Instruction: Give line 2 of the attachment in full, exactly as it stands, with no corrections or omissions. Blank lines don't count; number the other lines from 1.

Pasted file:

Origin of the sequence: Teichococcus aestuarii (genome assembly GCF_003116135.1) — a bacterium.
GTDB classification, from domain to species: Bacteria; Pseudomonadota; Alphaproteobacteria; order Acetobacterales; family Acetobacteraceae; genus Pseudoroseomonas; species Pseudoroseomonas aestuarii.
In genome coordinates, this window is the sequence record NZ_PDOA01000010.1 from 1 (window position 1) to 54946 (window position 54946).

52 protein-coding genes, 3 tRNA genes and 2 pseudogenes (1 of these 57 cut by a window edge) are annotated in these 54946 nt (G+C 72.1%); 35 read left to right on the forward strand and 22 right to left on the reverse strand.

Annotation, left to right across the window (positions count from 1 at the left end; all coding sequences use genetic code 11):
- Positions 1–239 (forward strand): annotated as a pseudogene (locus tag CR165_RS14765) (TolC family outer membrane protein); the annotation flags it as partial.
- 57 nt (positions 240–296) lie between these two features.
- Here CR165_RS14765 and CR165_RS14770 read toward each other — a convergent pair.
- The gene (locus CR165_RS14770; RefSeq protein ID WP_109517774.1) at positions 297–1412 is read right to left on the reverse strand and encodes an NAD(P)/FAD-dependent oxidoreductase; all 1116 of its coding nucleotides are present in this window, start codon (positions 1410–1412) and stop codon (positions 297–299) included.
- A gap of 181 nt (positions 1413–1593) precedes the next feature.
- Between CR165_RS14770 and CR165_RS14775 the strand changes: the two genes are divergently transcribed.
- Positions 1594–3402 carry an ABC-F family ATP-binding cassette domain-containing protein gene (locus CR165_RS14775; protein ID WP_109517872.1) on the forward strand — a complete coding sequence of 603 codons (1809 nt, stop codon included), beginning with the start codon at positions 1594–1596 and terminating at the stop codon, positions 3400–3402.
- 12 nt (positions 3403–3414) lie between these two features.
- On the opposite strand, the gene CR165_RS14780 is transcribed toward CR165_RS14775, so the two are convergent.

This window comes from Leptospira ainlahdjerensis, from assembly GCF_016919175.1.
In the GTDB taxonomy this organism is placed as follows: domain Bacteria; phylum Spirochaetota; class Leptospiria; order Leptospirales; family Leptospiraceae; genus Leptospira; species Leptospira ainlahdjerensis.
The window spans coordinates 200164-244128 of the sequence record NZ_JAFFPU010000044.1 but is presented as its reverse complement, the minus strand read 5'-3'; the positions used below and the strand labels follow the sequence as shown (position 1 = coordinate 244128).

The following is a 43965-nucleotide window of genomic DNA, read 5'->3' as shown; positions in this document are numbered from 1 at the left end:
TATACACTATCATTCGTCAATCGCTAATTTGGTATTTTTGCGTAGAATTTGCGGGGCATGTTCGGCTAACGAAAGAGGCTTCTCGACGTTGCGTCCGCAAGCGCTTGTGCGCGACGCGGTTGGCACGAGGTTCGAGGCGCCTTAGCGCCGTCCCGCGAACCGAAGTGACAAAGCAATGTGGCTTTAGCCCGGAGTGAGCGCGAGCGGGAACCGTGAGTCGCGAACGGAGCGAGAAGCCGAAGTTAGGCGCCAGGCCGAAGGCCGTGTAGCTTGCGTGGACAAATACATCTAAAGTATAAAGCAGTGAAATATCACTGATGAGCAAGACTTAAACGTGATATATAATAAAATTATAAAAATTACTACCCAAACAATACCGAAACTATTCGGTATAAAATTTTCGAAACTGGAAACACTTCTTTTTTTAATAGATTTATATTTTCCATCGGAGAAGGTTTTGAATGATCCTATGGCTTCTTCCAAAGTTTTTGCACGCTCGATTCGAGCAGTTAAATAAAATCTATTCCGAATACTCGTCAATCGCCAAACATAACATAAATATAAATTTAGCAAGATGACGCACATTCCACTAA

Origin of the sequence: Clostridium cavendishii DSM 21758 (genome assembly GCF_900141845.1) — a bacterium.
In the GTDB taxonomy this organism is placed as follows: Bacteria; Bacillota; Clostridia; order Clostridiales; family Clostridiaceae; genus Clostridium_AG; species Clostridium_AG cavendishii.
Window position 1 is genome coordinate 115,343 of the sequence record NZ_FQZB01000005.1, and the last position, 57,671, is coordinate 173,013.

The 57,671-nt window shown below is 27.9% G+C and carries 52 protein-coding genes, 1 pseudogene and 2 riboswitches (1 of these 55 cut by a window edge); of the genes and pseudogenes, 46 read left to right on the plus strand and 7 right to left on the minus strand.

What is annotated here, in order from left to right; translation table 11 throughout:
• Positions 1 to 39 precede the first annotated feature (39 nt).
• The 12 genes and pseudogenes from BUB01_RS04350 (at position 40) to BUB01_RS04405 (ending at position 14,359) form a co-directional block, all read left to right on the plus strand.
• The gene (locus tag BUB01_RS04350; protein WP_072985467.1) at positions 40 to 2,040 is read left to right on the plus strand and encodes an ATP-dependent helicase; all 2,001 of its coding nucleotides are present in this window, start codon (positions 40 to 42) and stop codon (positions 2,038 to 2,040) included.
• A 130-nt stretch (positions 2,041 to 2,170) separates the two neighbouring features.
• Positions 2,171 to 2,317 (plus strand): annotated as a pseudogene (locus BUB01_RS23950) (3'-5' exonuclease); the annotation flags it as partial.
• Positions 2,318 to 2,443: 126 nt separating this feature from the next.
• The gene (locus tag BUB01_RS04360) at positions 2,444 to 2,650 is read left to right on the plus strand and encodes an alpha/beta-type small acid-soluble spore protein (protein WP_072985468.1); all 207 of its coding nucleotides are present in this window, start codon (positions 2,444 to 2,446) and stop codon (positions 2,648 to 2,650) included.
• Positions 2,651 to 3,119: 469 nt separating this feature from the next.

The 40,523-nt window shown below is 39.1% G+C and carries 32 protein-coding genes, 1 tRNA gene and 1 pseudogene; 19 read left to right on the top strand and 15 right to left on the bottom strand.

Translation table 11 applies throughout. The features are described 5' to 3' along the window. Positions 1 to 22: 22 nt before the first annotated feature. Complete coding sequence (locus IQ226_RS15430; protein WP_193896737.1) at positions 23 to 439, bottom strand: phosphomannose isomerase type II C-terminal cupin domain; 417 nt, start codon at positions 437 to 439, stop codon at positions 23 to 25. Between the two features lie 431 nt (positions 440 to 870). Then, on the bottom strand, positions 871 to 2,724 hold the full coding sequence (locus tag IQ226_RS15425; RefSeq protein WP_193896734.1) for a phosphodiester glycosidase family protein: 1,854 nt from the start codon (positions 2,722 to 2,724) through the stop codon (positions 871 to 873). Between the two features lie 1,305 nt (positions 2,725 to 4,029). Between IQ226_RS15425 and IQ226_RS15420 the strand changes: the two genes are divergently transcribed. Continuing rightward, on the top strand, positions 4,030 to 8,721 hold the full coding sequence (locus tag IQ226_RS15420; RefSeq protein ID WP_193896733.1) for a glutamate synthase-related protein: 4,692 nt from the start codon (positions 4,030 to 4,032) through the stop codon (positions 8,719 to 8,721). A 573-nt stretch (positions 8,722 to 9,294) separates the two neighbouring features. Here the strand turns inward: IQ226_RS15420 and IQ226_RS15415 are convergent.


GTDB classification, from domain to species: Bacteria; Pseudomonadota; Alphaproteobacteria; order Acetobacterales; family Acetobacteraceae; genus Pseudoroseomonas; species Pseudoroseomonas aestuarii.